Multiplexing Advantages

Illuminating the advantages of multiplexing for advanced biomarker testing.
Sep 01, 2012
By Applied Clinical Trials Editors
Volume 21, Issue 9

Over recent years, "biomarker" has become a buzz word and is heard in more and more clinical arenas. Whole conferences have been built around their development and use, and companies have emerged that specialize in their analysis. However, for a word that is so widely used there is often very little understanding as to what it means.

Simply put, a biomarker is a measurable biological molecule that can be used to give an indication of any biological process. This can be in the diagnosis, development, prognosis of a disease, or the safety, efficacy, or pharmacodynamics of a drug. So practically every test performed within a clinical laboratory falls under this umbrella term.

Its usage in current trials tends to refer to the specific analytes used to monitor the disease (e.g., BUN, CRE, and Ionized Ca2+ for kidney disease). Here the analytes measured are standard clinical laboratory tests that become "biomarkers" in how they are being used.

Alternatively, biomarker testing can form into a larger panel looking at biological events (e.g., inflammation and/or chemotaxis). This opens up a much wider array of analytes that are less routinely measured within the clinical laboratory, often performed as panels of 10 or 20 different analytes. The analytes of interest are frequently from the families of biological molecules referred to as cytokines and chemokines.

Impact on sample size

Due to the large range of tests to be performed for these panels, traditional clinical laboratory testing methodologies are often inappropriate. Standard immunoassays require between 20 and 500 µL of sample per test, automated platforms, also require a dead-volume. When measuring a large number of analytes, which may split across multiple platforms, sample volume requirements and sample handling requirements increase for investigators and the laboratory, introducing human error.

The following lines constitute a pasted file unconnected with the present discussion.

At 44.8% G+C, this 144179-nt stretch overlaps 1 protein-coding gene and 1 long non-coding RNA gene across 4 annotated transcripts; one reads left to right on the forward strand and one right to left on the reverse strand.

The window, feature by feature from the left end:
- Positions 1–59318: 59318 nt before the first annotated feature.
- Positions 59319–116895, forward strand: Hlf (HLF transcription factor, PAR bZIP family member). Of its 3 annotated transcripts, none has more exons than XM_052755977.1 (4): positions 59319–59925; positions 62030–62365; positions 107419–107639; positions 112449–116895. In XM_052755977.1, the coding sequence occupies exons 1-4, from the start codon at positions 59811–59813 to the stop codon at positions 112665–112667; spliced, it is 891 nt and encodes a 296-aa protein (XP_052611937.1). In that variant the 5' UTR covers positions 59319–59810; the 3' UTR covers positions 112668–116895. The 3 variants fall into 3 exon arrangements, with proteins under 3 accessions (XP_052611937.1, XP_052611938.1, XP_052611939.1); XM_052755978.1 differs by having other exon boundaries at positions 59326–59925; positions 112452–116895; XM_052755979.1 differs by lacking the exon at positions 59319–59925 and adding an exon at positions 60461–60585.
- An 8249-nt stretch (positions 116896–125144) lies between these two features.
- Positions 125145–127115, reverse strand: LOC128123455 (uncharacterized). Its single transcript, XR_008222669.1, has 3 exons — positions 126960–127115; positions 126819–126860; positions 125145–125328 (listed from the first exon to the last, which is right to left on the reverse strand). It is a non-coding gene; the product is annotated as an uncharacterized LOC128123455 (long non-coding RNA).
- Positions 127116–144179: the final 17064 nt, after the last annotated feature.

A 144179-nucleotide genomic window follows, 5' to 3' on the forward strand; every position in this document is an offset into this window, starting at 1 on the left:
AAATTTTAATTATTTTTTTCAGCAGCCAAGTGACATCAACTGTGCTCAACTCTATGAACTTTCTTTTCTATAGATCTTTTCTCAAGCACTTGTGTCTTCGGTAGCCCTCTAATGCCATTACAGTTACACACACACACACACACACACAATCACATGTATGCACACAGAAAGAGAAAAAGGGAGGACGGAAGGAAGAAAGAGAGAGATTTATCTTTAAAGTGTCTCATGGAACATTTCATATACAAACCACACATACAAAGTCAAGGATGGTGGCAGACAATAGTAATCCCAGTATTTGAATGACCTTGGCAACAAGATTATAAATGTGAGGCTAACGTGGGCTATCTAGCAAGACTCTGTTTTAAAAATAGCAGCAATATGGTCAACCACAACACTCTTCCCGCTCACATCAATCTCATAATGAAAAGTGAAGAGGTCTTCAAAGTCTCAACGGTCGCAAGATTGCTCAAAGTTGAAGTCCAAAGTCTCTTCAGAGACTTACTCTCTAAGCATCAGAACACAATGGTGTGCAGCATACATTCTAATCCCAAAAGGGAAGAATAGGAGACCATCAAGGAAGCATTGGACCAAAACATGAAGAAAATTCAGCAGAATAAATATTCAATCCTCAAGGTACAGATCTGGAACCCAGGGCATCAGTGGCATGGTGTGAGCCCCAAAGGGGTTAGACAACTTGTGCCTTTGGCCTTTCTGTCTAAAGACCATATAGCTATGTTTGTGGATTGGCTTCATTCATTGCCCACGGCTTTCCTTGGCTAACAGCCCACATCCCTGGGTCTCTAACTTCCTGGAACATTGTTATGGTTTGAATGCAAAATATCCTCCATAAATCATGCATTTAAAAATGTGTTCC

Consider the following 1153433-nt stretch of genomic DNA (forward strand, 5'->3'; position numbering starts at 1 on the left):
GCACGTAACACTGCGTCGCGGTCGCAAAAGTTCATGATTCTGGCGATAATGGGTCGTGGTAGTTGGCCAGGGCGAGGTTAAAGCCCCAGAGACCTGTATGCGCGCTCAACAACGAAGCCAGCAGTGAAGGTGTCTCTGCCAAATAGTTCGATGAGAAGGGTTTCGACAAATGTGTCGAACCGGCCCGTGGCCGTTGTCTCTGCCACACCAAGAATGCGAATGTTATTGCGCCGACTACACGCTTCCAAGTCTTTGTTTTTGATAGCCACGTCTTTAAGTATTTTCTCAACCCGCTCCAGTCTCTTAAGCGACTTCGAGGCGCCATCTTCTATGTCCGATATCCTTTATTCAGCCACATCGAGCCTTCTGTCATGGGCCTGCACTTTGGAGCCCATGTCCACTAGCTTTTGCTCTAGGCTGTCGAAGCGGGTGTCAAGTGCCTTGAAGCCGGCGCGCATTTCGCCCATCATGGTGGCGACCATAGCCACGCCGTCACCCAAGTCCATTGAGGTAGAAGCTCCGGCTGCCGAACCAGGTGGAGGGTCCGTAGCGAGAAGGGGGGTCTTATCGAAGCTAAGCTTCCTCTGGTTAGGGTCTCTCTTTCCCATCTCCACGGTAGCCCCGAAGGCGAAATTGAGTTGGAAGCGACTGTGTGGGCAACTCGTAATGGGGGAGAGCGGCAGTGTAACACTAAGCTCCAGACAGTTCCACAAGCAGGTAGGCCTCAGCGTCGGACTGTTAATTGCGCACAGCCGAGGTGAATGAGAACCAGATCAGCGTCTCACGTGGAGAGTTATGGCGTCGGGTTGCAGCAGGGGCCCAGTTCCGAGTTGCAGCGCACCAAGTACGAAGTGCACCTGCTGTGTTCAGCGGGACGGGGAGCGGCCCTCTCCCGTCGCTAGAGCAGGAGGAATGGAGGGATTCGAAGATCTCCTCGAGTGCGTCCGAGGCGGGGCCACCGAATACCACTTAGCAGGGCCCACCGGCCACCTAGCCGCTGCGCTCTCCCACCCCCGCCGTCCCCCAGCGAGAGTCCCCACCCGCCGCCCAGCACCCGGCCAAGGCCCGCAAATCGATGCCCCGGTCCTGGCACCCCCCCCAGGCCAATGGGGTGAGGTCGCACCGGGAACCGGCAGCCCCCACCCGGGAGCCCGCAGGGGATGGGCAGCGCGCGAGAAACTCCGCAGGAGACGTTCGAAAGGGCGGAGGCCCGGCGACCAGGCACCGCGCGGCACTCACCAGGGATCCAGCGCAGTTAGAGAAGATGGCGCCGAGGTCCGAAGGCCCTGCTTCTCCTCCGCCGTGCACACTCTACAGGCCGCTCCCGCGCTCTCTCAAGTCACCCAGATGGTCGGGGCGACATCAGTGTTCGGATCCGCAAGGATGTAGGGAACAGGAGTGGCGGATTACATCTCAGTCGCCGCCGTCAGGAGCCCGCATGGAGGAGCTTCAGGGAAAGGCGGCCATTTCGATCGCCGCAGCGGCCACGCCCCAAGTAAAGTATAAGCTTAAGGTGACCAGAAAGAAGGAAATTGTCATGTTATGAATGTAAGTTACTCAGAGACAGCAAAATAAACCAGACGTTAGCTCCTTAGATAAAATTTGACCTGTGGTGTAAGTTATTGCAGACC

As such, newer multiplexing technology, involving the simultaneous measurement of multiple analytes in a single analytical run, enables the analysis of full biomarker panels with a single sample addition, often as little of 25 – 50 µL. This modest sample requirement makes biomarker multiplexing extremely attractive in clinical trials where the total blood draw is a major controlling factor in whether the trial will gain ethical approval. Multiplexing therefore provides maximum yield of results without impacting on patient safety/comfort or trial logistics and storage.

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